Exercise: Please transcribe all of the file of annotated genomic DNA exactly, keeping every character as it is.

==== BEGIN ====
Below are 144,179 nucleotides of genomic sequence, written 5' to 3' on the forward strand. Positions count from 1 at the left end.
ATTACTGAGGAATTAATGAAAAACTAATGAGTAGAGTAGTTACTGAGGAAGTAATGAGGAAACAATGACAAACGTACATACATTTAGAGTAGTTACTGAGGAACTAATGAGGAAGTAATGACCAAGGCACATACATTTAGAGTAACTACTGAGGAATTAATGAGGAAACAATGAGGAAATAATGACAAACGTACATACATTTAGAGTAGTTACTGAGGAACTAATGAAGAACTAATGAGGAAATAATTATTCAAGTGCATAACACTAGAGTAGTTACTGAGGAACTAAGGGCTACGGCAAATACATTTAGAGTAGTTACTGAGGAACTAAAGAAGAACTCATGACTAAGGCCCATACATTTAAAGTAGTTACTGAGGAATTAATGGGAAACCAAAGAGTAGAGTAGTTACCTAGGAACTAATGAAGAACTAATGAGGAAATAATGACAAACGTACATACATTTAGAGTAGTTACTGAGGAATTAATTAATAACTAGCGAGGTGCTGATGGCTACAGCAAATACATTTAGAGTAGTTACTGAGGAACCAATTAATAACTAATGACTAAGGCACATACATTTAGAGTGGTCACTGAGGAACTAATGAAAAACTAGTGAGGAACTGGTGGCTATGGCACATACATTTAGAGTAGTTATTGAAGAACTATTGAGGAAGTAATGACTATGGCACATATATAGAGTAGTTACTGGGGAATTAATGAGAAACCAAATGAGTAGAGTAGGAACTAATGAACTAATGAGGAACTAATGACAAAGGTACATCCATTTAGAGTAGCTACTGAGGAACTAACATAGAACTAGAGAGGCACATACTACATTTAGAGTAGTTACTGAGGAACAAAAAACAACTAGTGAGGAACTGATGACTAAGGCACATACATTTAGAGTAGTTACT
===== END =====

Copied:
Below are 144,179 nucleotides of genomic sequence, written 5' to 3' on the forward strand. Positions count from 1 at the left end.
ATTACTGAGGAATTAATGAAAAACTAATGAGTAGAGTAGTTACTGAGGAAGTAATGAGGAAACAATGACAAACGTACATACATTTAGAGTAGTTACTGAGGAACTAATGAGGAAGTAATGACCAAGGCACATACATTTAGAGTAACTACTGAGGAATTAATGAGGAAACAATGAGGAAATAATGACAAACGTACATACATTTAGAGTAGTTACTGAGGAACTAATGAAGAACTAATGAGGAAATAATTATTCAAGTGCATAACACTAGAGTAGTTACTGAGGAACTAAGGGCTACGGCAAATACATTTAGAGTAGTTACTGAGGAACTAAAGAAGAACTCATGACTAAGGCCCATACATTTAAAGTAGTTACTGAGGAATTAATGGGAAACCAAAGAGTAGAGTAGTTACCTAGGAACTAATGAAGAACTAATGAGGAAATAATGACAAACGTACATACATTTAGAGTAGTTACTGAGGAATTAATTAATAACTAGCGAGGTGCTGATGGCTACAGCAAATACATTTAGAGTAGTTACTGAGGAACCAATTAATAACTAATGACTAAGGCACATACATTTAGAGTGGTCACTGAGGAACTAATGAAAAACTAGTGAGGAACTGGTGGCTATGGCACATACATTTAGAGTAGTTATTGAAGAACTATTGAGGAAGTAATGACTATGGCACATATATAGAGTAGTTACTGGGGAATTAATGAGAAACCAAATGAGTAGAGTAGGAACTAATGAACTAATGAGGAACTAATGACAAAGGTACATCCATTTAGAGTAGCTACTGAGGAACTAACATAGAACTAGAGAGGCACATACTACATTTAGAGTAGTTACTGAGGAACAAAAAACAACTAGTGAGGAACTGATGACTAAGGCACATACATTTAGAGTAGTTACT